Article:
LAHORE: A local tyre manufacturer has requested the Federal Board of Revenue (FBR) chairman to take measures to curb the smuggling of tyres into Pakistan, which is eating into government revenues and foreign exchange.
In a letter to the FBR chairman, General Tyre and Rubber Company CEO Hussain Kuli Khan stated that many local industries had either shut down or moved out of the country because of illicit trade, which caused the loss of jobs and foreign exchange.
“The same situation is being faced by the local tyre industry; smuggling is a termite that eats and hollows a country from within; it should not be allowed or tolerated for a second,” stated Khan.
Commenting on the suggestion by some sections of the industry to remove the regulatory duty on smuggling-prone items, he emphasised that it was not the solution.
“The imposition of regulatory duty to preserve foreign exchange by reducing imports has slashed the import of tyres, but not drastically,” he said, adding the data gathered by Pakistan Revenue Automation Limited (PRAL) showed that the import of tyres had only dropped by 11% on average after the imposition of the duty.
“Latest figures show that smuggling meets over 52% of the tyre demand; if we minus the 11% reduction in imports due to the regulatory duty, 41% of tyres are still being smuggled,” argued Khan.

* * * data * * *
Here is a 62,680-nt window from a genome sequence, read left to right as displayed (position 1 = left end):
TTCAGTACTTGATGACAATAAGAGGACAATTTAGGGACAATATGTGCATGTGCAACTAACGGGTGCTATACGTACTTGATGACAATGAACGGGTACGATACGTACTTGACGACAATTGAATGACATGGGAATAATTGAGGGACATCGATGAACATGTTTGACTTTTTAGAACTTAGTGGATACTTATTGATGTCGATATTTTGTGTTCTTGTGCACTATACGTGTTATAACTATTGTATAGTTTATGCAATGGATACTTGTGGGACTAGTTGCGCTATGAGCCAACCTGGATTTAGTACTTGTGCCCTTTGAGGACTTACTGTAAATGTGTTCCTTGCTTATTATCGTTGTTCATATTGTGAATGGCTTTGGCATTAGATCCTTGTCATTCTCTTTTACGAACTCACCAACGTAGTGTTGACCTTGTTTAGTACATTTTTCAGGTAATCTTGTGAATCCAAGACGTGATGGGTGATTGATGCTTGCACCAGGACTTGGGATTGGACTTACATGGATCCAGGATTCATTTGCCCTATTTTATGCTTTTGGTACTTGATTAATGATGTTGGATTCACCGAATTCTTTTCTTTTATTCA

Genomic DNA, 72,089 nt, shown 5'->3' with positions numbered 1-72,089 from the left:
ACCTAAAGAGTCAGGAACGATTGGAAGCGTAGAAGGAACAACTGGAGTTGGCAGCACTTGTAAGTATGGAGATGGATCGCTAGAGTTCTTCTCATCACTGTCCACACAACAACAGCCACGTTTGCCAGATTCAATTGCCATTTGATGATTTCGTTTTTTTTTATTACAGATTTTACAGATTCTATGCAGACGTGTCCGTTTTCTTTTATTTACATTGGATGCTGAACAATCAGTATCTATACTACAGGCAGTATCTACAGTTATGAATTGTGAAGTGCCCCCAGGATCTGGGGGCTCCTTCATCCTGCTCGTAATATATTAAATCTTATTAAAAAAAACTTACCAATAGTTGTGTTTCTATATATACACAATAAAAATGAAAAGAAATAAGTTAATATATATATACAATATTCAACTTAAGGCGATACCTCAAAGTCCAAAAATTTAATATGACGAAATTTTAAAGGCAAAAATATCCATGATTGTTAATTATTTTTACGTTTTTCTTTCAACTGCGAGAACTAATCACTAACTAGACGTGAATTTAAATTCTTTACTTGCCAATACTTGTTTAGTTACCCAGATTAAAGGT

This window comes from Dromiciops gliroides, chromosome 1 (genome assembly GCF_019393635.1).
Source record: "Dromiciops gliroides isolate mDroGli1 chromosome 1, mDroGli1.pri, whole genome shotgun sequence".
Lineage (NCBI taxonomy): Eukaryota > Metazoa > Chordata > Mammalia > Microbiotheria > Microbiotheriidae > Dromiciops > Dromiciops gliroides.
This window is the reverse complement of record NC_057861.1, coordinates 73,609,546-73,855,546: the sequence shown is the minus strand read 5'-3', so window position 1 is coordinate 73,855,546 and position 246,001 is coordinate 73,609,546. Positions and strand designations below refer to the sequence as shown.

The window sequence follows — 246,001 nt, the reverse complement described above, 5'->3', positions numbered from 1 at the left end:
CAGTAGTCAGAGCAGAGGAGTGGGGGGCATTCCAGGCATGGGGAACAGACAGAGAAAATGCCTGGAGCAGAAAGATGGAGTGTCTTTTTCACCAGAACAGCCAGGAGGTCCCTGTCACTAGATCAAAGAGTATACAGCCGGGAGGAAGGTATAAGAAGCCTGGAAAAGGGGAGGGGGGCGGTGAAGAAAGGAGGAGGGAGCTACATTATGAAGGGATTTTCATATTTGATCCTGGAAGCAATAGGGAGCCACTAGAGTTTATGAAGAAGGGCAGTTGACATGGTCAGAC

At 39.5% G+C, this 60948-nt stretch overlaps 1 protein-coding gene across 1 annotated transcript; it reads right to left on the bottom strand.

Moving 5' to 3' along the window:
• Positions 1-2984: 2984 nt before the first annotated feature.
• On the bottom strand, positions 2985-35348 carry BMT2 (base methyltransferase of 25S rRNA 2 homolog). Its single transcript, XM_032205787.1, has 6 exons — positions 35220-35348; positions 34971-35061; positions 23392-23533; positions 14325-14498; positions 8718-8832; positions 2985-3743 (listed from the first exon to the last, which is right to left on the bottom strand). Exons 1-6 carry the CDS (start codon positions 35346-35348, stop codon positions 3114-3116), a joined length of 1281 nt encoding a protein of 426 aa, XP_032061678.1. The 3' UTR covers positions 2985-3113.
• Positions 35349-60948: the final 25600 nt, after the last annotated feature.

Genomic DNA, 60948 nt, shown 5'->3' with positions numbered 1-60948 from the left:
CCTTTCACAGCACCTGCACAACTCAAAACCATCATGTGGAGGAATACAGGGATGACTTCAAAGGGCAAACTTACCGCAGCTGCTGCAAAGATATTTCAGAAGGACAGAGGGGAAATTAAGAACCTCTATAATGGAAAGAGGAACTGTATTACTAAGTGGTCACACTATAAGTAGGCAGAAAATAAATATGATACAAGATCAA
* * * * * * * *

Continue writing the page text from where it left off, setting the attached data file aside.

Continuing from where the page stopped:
He stressed that smuggling needed to be stopped as 41% was too large a figure to ignore. A large percentage of truck and bus radial tyres are imported from China. According to data, over 80% of the tyres were imported from China, which had 0% duty, Khan said, adding there should be no smuggling of tyres from China, but a majority of smuggled tyres were coming from there.
He said the government should frame manufacturing-friendly policies “so the industrial base of our country expands and we lessen our dependence on imported finished goods.”
“People should also be encouraged to invest in manufacturing tyres rather than importing forever. The government needs to clearly differentiate between importers and manufacturers in its policies,” he suggested.
At present, there were only a handful of tyre manufacturers competing with over 100 smuggled or heavily under-invoiced tyre brands, he added.